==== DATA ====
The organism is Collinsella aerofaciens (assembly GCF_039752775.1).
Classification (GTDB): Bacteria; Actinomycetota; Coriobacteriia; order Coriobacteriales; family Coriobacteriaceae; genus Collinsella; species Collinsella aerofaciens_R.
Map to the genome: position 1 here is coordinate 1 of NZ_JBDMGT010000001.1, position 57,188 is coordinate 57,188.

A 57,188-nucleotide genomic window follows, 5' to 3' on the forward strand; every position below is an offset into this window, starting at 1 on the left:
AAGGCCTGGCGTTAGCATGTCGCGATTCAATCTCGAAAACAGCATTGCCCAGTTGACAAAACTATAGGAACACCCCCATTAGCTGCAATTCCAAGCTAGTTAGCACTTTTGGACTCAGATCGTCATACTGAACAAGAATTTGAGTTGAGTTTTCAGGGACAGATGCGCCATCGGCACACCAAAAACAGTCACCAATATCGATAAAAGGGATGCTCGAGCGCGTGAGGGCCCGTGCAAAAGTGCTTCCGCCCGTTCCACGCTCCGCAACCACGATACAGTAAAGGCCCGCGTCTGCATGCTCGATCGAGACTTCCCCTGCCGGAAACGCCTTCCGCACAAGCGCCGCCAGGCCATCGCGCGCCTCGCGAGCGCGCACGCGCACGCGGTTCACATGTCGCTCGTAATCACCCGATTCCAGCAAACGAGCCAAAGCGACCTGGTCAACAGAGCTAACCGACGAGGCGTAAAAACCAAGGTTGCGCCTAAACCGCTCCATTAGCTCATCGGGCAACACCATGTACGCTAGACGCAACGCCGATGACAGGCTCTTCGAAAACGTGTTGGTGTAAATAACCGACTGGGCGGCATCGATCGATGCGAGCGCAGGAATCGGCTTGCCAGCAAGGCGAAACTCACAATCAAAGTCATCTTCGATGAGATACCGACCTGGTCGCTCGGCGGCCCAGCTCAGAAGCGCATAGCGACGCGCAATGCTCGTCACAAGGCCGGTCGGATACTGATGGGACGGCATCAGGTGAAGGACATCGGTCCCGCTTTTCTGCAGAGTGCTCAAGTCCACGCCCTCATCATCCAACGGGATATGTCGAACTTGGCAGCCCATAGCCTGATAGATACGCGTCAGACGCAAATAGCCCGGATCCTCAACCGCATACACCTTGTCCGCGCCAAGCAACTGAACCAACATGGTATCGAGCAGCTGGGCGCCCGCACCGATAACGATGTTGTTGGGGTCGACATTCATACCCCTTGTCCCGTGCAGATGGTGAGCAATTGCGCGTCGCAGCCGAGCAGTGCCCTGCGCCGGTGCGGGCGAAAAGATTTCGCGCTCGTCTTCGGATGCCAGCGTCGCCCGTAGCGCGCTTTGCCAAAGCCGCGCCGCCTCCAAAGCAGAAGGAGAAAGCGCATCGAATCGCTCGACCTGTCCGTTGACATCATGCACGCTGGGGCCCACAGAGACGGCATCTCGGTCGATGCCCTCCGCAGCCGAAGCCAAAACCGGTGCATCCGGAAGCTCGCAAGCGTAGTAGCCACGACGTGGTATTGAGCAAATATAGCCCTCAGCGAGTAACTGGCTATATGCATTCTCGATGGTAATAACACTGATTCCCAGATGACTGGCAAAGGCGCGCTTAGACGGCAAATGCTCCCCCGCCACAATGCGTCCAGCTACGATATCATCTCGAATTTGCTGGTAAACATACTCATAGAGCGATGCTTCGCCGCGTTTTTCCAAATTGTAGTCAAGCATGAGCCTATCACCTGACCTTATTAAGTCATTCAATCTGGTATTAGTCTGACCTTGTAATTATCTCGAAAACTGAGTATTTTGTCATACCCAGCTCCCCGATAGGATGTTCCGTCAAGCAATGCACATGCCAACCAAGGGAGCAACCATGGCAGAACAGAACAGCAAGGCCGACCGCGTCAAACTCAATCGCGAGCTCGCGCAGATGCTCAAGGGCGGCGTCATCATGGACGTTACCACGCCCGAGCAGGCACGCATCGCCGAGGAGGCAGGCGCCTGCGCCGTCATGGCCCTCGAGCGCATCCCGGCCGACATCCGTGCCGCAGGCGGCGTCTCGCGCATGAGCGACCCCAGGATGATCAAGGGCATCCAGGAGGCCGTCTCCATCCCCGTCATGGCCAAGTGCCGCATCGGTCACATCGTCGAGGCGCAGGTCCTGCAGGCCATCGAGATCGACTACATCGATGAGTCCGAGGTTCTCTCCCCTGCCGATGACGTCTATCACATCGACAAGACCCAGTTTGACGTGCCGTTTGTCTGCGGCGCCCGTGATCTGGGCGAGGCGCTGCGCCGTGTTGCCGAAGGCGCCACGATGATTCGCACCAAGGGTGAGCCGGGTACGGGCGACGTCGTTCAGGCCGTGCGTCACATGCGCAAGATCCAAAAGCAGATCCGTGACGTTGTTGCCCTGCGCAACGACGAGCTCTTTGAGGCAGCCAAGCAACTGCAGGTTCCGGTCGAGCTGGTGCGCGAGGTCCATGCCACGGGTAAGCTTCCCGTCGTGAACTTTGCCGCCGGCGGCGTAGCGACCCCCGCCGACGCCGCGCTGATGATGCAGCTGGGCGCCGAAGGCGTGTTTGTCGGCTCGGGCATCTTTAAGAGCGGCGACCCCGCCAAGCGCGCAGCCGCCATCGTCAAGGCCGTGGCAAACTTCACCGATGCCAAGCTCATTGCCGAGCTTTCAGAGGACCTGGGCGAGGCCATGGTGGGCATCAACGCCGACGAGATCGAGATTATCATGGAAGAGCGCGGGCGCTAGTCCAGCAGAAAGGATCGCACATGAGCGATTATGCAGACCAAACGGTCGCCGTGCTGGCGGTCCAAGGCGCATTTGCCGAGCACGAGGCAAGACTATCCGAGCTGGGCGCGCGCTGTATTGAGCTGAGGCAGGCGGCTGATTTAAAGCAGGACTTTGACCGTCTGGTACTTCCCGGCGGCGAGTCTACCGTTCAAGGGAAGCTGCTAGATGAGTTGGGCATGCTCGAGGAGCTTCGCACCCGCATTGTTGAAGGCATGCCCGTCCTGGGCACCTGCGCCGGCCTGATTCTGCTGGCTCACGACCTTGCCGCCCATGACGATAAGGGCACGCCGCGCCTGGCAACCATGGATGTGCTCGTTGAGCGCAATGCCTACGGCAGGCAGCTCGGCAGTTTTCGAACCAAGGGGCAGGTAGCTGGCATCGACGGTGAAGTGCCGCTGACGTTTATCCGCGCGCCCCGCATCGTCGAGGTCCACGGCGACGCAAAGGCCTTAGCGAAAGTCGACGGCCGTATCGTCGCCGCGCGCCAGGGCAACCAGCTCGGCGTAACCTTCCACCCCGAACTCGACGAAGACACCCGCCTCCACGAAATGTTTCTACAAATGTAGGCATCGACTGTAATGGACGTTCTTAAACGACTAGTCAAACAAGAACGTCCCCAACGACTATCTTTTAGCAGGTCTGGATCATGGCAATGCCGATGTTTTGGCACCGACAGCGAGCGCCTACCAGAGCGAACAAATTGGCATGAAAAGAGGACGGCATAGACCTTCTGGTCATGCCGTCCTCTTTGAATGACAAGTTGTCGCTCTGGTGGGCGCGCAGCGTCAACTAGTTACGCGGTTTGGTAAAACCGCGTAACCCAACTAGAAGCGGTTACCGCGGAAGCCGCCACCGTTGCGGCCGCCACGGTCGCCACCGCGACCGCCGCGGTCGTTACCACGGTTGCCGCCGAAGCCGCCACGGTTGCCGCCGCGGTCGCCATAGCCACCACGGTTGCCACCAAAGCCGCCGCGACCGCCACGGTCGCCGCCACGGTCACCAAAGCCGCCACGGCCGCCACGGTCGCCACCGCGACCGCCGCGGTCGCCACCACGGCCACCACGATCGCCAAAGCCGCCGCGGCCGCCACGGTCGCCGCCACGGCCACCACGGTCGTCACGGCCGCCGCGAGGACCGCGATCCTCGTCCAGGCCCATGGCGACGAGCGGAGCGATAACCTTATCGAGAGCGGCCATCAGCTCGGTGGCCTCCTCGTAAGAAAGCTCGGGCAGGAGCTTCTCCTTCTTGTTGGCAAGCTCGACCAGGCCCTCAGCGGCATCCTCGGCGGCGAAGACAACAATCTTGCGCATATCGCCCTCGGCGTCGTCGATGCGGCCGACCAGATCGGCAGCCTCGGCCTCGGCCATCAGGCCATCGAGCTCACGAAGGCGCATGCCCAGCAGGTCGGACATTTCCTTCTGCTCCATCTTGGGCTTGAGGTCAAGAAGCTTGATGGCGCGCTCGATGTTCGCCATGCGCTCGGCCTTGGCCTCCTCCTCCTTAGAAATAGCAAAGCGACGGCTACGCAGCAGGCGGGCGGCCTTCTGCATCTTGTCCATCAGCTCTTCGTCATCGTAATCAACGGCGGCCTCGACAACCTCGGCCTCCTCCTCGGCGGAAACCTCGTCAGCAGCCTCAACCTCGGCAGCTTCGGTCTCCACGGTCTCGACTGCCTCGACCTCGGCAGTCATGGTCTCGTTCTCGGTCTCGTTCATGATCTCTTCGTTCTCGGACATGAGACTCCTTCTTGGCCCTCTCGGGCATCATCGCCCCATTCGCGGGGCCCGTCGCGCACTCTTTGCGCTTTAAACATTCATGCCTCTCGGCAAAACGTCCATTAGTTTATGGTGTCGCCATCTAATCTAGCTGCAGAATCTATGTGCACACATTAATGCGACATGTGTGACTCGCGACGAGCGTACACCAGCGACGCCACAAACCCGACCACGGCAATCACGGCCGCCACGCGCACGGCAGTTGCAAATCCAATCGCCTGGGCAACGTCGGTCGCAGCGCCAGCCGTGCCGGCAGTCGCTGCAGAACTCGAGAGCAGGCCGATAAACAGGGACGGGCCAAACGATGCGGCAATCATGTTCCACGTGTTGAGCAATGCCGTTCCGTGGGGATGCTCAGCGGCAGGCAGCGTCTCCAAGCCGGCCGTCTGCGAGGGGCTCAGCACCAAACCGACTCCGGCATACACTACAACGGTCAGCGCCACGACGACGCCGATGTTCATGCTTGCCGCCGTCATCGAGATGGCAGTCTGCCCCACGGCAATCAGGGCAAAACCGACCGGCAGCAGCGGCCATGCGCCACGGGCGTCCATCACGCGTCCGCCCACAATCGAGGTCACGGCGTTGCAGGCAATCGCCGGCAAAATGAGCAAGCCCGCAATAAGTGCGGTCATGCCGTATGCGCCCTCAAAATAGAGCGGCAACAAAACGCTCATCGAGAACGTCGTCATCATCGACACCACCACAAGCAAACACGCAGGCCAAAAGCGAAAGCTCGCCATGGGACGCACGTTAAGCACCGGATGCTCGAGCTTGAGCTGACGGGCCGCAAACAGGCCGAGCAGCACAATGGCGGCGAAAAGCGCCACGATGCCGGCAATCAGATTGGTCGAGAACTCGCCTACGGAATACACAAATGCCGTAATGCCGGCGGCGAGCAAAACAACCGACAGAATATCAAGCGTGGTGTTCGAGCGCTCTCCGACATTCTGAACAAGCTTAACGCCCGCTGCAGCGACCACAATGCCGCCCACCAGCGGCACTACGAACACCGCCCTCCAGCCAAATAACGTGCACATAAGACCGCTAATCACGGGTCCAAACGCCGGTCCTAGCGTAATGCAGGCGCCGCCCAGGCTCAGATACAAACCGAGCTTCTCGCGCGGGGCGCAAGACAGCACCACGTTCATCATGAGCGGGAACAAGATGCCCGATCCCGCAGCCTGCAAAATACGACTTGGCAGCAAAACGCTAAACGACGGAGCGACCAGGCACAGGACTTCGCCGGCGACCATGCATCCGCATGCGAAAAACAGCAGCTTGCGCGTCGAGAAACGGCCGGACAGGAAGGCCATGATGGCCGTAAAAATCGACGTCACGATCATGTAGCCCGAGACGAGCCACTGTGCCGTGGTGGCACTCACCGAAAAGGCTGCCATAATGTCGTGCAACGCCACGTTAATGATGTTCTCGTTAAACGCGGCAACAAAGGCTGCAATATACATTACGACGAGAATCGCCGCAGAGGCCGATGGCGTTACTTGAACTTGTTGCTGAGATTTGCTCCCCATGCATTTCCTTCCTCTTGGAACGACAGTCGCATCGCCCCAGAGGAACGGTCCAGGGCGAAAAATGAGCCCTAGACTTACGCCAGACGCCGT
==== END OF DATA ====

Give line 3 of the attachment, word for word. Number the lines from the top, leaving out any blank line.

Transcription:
Map to the genome: position 1 here is coordinate 1 of NZ_JBDMGT010000001.1, position 57,188 is coordinate 57,188.